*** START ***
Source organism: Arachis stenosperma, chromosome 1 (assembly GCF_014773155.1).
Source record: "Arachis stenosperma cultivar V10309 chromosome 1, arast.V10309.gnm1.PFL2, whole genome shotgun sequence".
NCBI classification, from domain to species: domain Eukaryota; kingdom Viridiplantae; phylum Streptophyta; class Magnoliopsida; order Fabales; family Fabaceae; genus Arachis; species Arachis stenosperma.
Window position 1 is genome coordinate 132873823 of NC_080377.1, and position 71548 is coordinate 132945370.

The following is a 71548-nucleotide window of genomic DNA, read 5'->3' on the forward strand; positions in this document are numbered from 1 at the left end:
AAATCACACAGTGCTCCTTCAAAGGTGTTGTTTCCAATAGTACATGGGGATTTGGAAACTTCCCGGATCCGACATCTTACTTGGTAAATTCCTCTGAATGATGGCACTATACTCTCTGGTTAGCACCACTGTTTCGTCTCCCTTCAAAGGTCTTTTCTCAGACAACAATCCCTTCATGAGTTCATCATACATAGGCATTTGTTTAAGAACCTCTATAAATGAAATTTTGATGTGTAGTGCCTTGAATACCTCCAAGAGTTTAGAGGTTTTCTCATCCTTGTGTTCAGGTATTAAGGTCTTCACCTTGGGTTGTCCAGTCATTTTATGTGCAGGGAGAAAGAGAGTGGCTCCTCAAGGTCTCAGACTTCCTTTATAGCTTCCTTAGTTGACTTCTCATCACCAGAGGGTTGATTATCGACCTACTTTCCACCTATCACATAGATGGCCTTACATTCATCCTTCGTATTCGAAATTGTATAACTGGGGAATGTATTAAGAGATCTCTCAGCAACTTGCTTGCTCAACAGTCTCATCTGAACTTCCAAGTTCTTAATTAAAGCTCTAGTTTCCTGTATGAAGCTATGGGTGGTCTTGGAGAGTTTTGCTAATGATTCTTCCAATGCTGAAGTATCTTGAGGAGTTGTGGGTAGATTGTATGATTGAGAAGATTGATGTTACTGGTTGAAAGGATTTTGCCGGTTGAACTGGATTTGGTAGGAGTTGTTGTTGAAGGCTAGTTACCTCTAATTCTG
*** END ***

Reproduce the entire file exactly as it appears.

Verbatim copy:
Source organism: Arachis stenosperma, chromosome 1 (assembly GCF_014773155.1).
Source record: "Arachis stenosperma cultivar V10309 chromosome 1, arast.V10309.gnm1.PFL2, whole genome shotgun sequence".
NCBI classification, from domain to species: domain Eukaryota; kingdom Viridiplantae; phylum Streptophyta; class Magnoliopsida; order Fabales; family Fabaceae; genus Arachis; species Arachis stenosperma.
Window position 1 is genome coordinate 132873823 of NC_080377.1, and position 71548 is coordinate 132945370.

The following is a 71548-nucleotide window of genomic DNA, read 5'->3' on the forward strand; positions in this document are numbered from 1 at the left end:
AAATCACACAGTGCTCCTTCAAAGGTGTTGTTTCCAATAGTACATGGGGATTTGGAAACTTCCCGGATCCGACATCTTACTTGGTAAATTCCTCTGAATGATGGCACTATACTCTCTGGTTAGCACCACTGTTTCGTCTCCCTTCAAAGGTCTTTTCTCAGACAACAATCCCTTCATGAGTTCATCATACATAGGCATTTGTTTAAGAACCTCTATAAATGAAATTTTGATGTGTAGTGCCTTGAATACCTCCAAGAGTTTAGAGGTTTTCTCATCCTTGTGTTCAGGTATTAAGGTCTTCACCTTGGGTTGTCCAGTCATTTTATGTGCAGGGAGAAAGAGAGTGGCTCCTCAAGGTCTCAGACTTCCTTTATAGCTTCCTTAGTTGACTTCTCATCACCAGAGGGTTGATTATCGACCTACTTTCCACCTATCACATAGATGGCCTTACATTCATCCTTCGTATTCGAAATTGTATAACTGGGGAATGTATTAAGAGATCTCTCAGCAACTTGCTTGCTCAACAGTCTCATCTGAACTTCCAAGTTCTTAATTAAAGCTCTAGTTTCCTGTATGAAGCTATGGGTGGTCTTGGAGAGTTTTGCTAATGATTCTTCCAATGCTGAAGTATCTTGAGGAGTTGTGGGTAGATTGTATGATTGAGAAGATTGATGTTACTGGTTGAAAGGATTTTGCCGGTTGAACTGGATTTGGTAGGAGTTGTTGTTGAAGGCTAGTTACCTCTAATTCTG